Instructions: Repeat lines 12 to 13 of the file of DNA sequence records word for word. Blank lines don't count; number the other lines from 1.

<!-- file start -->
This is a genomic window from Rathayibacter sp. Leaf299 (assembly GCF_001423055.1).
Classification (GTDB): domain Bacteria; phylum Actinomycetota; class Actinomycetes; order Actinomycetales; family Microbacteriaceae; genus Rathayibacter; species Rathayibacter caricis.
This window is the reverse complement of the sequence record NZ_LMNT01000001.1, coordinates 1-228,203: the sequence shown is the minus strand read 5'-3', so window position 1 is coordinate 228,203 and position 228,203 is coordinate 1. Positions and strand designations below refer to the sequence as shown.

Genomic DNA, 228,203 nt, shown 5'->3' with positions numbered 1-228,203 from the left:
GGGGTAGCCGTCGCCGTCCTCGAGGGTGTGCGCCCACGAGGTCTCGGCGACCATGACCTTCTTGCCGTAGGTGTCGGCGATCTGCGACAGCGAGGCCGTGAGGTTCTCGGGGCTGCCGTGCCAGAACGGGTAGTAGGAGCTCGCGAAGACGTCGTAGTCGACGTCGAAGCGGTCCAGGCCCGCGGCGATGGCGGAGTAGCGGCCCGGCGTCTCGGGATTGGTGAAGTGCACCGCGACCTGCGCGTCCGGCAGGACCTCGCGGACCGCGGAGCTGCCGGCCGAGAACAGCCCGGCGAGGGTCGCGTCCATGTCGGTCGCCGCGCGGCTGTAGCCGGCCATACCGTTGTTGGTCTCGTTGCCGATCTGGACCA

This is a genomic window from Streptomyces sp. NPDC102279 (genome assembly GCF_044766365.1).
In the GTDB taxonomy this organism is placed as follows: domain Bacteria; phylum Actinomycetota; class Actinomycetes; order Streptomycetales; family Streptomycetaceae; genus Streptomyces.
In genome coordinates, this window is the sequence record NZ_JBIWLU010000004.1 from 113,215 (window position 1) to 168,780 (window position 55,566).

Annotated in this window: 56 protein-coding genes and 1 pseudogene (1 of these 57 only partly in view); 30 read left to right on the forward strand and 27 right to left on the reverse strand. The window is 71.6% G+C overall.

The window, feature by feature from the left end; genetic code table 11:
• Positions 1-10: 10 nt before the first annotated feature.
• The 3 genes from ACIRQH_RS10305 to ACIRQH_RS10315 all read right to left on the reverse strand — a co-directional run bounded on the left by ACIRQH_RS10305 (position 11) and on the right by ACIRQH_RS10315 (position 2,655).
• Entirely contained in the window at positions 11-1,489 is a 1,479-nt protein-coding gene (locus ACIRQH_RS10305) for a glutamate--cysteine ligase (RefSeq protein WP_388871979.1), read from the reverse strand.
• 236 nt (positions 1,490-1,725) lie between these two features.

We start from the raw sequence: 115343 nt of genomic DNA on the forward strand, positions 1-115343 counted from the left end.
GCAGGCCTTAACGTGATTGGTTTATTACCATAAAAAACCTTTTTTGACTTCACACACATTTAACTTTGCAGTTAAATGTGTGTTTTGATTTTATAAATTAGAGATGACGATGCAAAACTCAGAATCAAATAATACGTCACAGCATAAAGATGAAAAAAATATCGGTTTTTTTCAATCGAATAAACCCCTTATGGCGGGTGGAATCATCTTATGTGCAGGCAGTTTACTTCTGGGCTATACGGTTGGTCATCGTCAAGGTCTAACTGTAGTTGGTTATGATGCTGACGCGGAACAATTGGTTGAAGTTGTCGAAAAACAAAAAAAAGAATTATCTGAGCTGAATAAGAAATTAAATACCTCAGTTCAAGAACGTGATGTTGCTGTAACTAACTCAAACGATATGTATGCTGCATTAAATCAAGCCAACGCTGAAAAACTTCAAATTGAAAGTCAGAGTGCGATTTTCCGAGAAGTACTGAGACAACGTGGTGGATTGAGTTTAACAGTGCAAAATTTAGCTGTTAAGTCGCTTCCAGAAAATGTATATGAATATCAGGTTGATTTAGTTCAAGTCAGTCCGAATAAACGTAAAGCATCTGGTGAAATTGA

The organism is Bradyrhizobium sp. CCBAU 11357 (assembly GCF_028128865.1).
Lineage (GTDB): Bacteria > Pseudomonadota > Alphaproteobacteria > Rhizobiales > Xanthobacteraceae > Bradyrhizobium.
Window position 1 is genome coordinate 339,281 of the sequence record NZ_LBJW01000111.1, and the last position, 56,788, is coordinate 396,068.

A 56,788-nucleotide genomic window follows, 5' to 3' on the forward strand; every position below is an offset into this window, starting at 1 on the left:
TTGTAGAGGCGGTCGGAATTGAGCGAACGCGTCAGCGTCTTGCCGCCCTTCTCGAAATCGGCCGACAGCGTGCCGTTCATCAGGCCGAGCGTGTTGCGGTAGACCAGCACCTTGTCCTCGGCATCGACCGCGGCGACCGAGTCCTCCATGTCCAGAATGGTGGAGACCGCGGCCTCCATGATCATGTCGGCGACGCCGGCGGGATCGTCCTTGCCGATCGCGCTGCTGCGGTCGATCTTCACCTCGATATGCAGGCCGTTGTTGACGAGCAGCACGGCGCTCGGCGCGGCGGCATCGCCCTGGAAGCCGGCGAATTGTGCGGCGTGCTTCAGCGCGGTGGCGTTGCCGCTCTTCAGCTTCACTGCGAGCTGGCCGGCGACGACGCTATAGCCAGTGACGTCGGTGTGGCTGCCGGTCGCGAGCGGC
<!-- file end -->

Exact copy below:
• The 3 genes from ACIRQH_RS10305 to ACIRQH_RS10315 all read right to left on the reverse strand — a co-directional run bounded on the left by ACIRQH_RS10305 (position 11) and on the right by ACIRQH_RS10315 (position 2,655).
• Entirely contained in the window at positions 11-1,489 is a 1,479-nt protein-coding gene (locus ACIRQH_RS10305) for a glutamate--cysteine ligase (RefSeq protein WP_388871979.1), read from the reverse strand.